Maurice Ashley is best known for being the first African-American to earn the prestigious grandmaster title from the International Chess Federation. He was born in Jamaica but moved to New York at age 12, eventually becoming a chess educator and coach. The New York chess scene has long been influenced by the culture of “chess hustlers” who play passersby and one another in Manhattan’s Washington Square and Union Square parks; as a proud New Yorker, Ashley retains a certain affection for this style of chess, in which rapid-fire trash-talk is as much a part of the game as castling. “The chess championship belongs in New York,” he told me with a smile.
Earlier in the match - long before the prospect of a tiebreak round reared its head - I spoke with Andrew Murray-Watson, press spokesman for Agon Unlimited, and asked him if he thought rapid play might have more of a future. “There’s definitely a place for it,” he told me. “But it’s a bit like eating candy floss every meal of the day (British for cotton candy ― Murray-Watson is English). Candy floss is great, but you don’t want to have a diet solely consisting of candy floss.” The view that Murray-Watson is expressing here is a standard one in the chess world. Long games are the highest standard of chess, its purest incarnation.
Maurice Ashley disagrees. “I think that’s overstating the case dramatically. The old-style purists are gonna say that classical chess is where it’s at, we’re willing to take those boring, six-hour draws that go no where, because you get more “pure” chess. But look at the games - when you look at the classical games, how many mistakes did you see? I mean, there were lots of mistakes in those games! What do the purists have to say about those games?” It’s a simple fact that chess fans like to see players falter, they like to see mistakes, they like to see suffering and triumph and turnarounds and tragedy as much as fans of any other sport. It almost made up for this match’s endless, seven-hour draws to see the final game end with a queen sacrifice, the chess equivalent of a slam dunk. Maurice Ashley concurs. “The best ending possible. Really beautiful. Scintillating stuff.”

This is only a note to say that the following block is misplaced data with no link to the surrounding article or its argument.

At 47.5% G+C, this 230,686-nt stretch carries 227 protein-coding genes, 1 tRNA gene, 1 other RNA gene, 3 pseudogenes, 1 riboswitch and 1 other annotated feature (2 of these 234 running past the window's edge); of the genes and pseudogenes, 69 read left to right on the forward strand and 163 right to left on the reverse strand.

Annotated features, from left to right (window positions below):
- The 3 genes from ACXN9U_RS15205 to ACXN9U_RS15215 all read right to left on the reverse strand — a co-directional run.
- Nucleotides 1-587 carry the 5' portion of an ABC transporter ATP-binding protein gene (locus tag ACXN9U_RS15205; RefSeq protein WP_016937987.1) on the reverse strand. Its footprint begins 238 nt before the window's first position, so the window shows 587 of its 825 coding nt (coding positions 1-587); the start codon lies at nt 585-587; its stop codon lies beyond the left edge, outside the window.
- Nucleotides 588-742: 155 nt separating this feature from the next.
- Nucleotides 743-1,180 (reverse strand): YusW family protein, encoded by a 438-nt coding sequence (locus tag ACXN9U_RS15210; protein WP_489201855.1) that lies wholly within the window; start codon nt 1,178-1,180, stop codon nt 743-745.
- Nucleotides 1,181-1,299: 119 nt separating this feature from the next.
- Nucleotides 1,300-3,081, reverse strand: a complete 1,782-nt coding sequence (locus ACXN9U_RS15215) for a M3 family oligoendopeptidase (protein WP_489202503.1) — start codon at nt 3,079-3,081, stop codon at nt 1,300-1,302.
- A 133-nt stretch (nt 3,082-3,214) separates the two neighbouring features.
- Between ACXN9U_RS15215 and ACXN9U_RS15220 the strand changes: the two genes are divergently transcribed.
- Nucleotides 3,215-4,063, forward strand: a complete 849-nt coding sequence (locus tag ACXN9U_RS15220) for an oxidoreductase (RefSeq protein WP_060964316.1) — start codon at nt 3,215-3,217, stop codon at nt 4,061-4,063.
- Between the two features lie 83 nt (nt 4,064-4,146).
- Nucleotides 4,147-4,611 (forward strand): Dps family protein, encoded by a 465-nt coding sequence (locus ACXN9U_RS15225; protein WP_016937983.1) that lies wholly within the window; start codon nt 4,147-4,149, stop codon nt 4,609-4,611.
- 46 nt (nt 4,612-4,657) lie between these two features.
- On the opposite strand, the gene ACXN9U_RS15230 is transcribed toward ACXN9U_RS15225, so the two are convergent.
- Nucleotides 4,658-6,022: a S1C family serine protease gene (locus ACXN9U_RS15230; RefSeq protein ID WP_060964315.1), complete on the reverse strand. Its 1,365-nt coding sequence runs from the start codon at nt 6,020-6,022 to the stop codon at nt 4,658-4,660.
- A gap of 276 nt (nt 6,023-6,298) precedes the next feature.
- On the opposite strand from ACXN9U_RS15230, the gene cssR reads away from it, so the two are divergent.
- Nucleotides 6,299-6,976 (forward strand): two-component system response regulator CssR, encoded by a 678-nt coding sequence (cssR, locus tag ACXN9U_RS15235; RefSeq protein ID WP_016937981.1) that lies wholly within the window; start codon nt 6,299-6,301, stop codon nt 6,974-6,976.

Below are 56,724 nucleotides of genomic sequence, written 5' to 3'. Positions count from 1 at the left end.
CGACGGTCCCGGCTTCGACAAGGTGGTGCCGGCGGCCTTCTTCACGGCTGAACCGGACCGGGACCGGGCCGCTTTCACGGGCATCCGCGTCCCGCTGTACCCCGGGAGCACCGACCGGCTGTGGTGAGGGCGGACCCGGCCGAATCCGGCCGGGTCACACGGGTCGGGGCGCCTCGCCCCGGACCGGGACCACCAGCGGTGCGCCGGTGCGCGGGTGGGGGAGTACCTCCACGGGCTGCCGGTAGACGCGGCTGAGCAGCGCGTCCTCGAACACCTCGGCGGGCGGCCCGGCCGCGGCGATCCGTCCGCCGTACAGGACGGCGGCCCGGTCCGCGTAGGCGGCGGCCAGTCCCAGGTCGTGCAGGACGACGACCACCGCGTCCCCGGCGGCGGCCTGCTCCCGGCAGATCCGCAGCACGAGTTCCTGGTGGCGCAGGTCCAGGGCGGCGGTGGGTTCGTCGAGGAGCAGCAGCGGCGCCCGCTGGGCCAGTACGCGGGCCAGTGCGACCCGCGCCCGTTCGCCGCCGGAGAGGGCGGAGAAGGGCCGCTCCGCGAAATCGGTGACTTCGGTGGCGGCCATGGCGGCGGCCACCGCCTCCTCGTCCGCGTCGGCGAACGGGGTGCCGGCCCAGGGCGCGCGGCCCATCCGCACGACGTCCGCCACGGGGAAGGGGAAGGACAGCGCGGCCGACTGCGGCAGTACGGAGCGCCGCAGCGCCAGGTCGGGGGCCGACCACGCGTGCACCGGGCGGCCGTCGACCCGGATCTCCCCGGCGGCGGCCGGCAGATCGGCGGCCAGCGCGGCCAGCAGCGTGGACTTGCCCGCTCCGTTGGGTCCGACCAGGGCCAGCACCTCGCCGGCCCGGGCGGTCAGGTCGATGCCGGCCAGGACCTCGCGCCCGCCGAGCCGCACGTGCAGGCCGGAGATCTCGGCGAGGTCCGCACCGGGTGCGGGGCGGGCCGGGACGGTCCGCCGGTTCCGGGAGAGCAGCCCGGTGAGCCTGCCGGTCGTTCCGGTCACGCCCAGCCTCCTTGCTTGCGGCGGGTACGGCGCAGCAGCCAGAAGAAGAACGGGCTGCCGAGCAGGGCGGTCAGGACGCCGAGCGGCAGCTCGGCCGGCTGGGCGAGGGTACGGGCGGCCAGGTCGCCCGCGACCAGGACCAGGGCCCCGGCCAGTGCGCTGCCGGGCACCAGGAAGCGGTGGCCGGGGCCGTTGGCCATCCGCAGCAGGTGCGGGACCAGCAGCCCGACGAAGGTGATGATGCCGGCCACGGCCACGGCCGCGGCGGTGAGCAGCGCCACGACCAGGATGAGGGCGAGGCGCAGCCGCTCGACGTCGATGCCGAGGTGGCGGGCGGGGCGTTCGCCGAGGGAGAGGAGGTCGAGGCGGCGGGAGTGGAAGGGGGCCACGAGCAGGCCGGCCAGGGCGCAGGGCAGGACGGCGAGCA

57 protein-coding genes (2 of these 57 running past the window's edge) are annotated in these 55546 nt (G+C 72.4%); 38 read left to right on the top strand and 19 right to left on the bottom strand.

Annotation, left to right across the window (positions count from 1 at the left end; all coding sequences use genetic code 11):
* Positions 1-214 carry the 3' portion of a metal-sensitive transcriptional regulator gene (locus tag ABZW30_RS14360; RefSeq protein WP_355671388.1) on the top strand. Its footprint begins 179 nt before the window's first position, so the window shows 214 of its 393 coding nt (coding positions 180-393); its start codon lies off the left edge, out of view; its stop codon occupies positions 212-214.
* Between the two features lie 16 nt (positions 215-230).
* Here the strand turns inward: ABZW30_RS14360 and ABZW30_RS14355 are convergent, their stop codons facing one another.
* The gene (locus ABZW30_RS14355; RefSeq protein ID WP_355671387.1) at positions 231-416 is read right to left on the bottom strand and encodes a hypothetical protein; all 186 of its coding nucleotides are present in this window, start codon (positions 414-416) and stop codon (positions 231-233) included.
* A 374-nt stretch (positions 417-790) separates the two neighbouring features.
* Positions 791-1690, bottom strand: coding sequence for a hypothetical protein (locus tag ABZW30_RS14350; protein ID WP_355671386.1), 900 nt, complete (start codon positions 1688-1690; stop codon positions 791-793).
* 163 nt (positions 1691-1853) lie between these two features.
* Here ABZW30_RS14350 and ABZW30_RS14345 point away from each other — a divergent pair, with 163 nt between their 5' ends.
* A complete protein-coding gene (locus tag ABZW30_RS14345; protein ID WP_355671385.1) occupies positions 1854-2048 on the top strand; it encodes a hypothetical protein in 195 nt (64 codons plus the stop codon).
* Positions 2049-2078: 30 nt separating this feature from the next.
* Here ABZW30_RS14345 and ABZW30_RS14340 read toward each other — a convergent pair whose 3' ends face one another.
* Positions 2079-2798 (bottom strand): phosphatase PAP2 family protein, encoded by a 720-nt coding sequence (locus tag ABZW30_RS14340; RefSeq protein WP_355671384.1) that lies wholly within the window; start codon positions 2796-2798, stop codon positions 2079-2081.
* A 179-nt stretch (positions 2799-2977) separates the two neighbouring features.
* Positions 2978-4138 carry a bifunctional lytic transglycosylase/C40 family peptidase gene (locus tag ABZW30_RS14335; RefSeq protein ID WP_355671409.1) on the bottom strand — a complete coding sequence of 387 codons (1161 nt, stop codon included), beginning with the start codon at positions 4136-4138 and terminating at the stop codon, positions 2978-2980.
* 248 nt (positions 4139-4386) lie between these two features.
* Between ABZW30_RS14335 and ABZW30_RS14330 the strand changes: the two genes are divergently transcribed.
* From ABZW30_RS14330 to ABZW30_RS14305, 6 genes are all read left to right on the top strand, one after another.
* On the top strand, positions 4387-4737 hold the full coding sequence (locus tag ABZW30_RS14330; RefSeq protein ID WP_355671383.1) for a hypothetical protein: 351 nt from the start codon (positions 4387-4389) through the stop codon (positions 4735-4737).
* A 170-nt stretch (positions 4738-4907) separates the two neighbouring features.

Magnus Carlsen took to instagram after the match to express his satisfaction with the result. After endless months of training, preparation, sweat and tears, the champion was finally ready to enjoy some time off.
Nearly three weeks ago, the night before the first game, I spoke to Magnus’ father Henrik, who is the champion’s constant companion and closest confidant during his matches. I could sense his mixture of confidence and nervousness about the challenge that awaited his son. “You never really stop being nervous,” he told me. “But I think it’s good to be a little nervous.” Henrik features prominently in a new documentary about the world champion, Magnus, which had its U.S. release as the match in New York was going on.
There’s something a bit eerie about seeing little Magnus, barely more than ten years old, looking into the camera and saying “I hope to be world champion.” Unlike most people, Magnus actually made his insane ten-year-old dream come true.
The question now is just how long he’ll be able to hold on. Not long ago he seemed all but invincible, but with his near-loss in this month’s match it’s clear that Magnus can be beaten. Everyone has their own idea about who will be the one to do it; some point to 24-year-old U.S. #1 Fabiano Caruana, some to Anish Giri of the Netherlands, others to Magnus’ old rival Levon Aronian of Armenia. Others still point to the wildly talented Chinese prodigy Wei Yi, who recently obliterated Carlsen’s old record to become the youngest player ever to cross the 2700 elo-rating threshold. Magnus himself was asked after the match how long he plans to remain champion. He smiled. “At least until 2018.”
You can read my previous coverage of the championship here.